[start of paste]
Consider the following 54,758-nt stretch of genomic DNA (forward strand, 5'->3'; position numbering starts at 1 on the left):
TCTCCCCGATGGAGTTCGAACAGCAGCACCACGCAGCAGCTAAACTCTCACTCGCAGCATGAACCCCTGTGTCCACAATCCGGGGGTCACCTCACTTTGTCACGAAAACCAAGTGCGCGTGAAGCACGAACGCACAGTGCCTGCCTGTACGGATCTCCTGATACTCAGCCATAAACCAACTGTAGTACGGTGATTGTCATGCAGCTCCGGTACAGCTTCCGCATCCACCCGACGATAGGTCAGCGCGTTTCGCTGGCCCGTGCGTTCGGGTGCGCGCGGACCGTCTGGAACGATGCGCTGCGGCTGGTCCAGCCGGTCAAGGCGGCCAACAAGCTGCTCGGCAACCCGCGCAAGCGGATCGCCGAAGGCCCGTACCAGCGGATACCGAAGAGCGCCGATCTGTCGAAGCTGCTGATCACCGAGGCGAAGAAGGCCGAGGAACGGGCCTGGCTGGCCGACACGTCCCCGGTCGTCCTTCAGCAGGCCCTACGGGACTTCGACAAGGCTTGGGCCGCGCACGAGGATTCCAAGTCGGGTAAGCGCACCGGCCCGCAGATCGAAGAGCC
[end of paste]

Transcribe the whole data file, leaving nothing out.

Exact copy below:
Consider the following 54,758-nt stretch of genomic DNA (forward strand, 5'->3'; position numbering starts at 1 on the left):
TCTCCCCGATGGAGTTCGAACAGCAGCACCACGCAGCAGCTAAACTCTCACTCGCAGCATGAACCCCTGTGTCCACAATCCGGGGGTCACCTCACTTTGTCACGAAAACCAAGTGCGCGTGAAGCACGAACGCACAGTGCCTGCCTGTACGGATCTCCTGATACTCAGCCATAAACCAACTGTAGTACGGTGATTGTCATGCAGCTCCGGTACAGCTTCCGCATCCACCCGACGATAGGTCAGCGCGTTTCGCTGGCCCGTGCGTTCGGGTGCGCGCGGACCGTCTGGAACGATGCGCTGCGGCTGGTCCAGCCGGTCAAGGCGGCCAACAAGCTGCTCGGCAACCCGCGCAAGCGGATCGCCGAAGGCCCGTACCAGCGGATACCGAAGAGCGCCGATCTGTCGAAGCTGCTGATCACCGAGGCGAAGAAGGCCGAGGAACGGGCCTGGCTGGCCGACACGTCCCCGGTCGTCCTTCAGCAGGCCCTACGGGACTTCGACAAGGCTTGGGCCGCGCACGAGGATTCCAAGTCGGGTAAGCGCACCGGCCCGCAGATCGAAGAGCC